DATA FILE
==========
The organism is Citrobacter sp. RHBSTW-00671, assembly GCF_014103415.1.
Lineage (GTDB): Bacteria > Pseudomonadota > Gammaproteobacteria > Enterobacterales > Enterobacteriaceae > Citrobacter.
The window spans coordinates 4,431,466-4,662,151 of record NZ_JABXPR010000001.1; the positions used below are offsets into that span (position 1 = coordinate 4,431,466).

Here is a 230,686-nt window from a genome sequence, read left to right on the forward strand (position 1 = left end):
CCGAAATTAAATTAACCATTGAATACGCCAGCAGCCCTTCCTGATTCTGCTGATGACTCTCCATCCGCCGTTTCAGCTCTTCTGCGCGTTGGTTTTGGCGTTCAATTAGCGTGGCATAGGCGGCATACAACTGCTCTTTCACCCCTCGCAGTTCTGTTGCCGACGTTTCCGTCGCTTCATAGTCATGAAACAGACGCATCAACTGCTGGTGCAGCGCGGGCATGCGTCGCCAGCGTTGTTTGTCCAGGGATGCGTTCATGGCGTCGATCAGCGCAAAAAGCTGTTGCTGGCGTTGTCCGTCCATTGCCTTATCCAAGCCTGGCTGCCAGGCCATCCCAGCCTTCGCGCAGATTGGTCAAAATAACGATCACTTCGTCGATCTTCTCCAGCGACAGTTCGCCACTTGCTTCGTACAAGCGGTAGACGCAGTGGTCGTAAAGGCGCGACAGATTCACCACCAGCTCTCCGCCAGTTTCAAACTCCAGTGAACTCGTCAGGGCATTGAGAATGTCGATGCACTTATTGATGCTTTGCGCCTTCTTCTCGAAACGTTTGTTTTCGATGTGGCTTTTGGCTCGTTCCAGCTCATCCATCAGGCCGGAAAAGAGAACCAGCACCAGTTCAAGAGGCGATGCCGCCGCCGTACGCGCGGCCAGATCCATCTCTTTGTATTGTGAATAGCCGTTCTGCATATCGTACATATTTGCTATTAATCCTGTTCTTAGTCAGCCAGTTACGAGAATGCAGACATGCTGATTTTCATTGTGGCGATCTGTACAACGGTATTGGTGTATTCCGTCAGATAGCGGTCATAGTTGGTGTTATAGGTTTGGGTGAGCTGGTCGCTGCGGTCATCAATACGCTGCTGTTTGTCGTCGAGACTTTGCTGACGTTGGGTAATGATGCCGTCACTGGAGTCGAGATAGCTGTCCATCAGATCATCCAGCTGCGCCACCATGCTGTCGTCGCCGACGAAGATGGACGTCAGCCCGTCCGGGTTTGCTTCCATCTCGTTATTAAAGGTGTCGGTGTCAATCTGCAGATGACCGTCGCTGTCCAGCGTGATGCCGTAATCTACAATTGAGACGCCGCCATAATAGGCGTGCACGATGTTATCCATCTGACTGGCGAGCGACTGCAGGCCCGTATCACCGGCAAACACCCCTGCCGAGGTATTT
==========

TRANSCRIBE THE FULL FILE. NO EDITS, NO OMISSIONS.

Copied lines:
The organism is Citrobacter sp. RHBSTW-00671, assembly GCF_014103415.1.
Lineage (GTDB): Bacteria > Pseudomonadota > Gammaproteobacteria > Enterobacterales > Enterobacteriaceae > Citrobacter.
The window spans coordinates 4,431,466-4,662,151 of record NZ_JABXPR010000001.1; the positions used below are offsets into that span (position 1 = coordinate 4,431,466).

Here is a 230,686-nt window from a genome sequence, read left to right on the forward strand (position 1 = left end):
CCGAAATTAAATTAACCATTGAATACGCCAGCAGCCCTTCCTGATTCTGCTGATGACTCTCCATCCGCCGTTTCAGCTCTTCTGCGCGTTGGTTTTGGCGTTCAATTAGCGTGGCATAGGCGGCATACAACTGCTCTTTCACCCCTCGCAGTTCTGTTGCCGACGTTTCCGTCGCTTCATAGTCATGAAACAGACGCATCAACTGCTGGTGCAGCGCGGGCATGCGTCGCCAGCGTTGTTTGTCCAGGGATGCGTTCATGGCGTCGATCAGCGCAAAAAGCTGTTGCTGGCGTTGTCCGTCCATTGCCTTATCCAAGCCTGGCTGCCAGGCCATCCCAGCCTTCGCGCAGATTGGTCAAAATAACGATCACTTCGTCGATCTTCTCCAGCGACAGTTCGCCACTTGCTTCGTACAAGCGGTAGACGCAGTGGTCGTAAAGGCGCGACAGATTCACCACCAGCTCTCCGCCAGTTTCAAACTCCAGTGAACTCGTCAGGGCATTGAGAATGTCGATGCACTTATTGATGCTTTGCGCCTTCTTCTCGAAACGTTTGTTTTCGATGTGGCTTTTGGCTCGTTCCAGCTCATCCATCAGGCCGGAAAAGAGAACCAGCACCAGTTCAAGAGGCGATGCCGCCGCCGTACGCGCGGCCAGATCCATCTCTTTGTATTGTGAATAGCCGTTCTGCATATCGTACATATTTGCTATTAATCCTGTTCTTAGTCAGCCAGTTACGAGAATGCAGACATGCTGATTTTCATTGTGGCGATCTGTACAACGGTATTGGTGTATTCCGTCAGATAGCGGTCATAGTTGGTGTTATAGGTTTGGGTGAGCTGGTCGCTGCGGTCATCAATACGCTGCTGTTTGTCGTCGAGACTTTGCTGACGTTGGGTAATGATGCCGTCACTGGAGTCGAGATAGCTGTCCATCAGATCATCCAGCTGCGCCACCATGCTGTCGTCGCCGACGAAGATGGACGTCAGCCCGTCCGGGTTTGCTTCCATCTCGTTATTAAAGGTGTCGGTGTCAATCTGCAGATGACCGTCGCTGTCCAGCGTGATGCCGTAATCTACAATTGAGACGCCGCCATAATAGGCGTGCACGATGTTATCCATCTGACTGGCGAGCGACTGCAGGCCCGTATCACCGGCAAACACCCCTGCCGAGGTATTT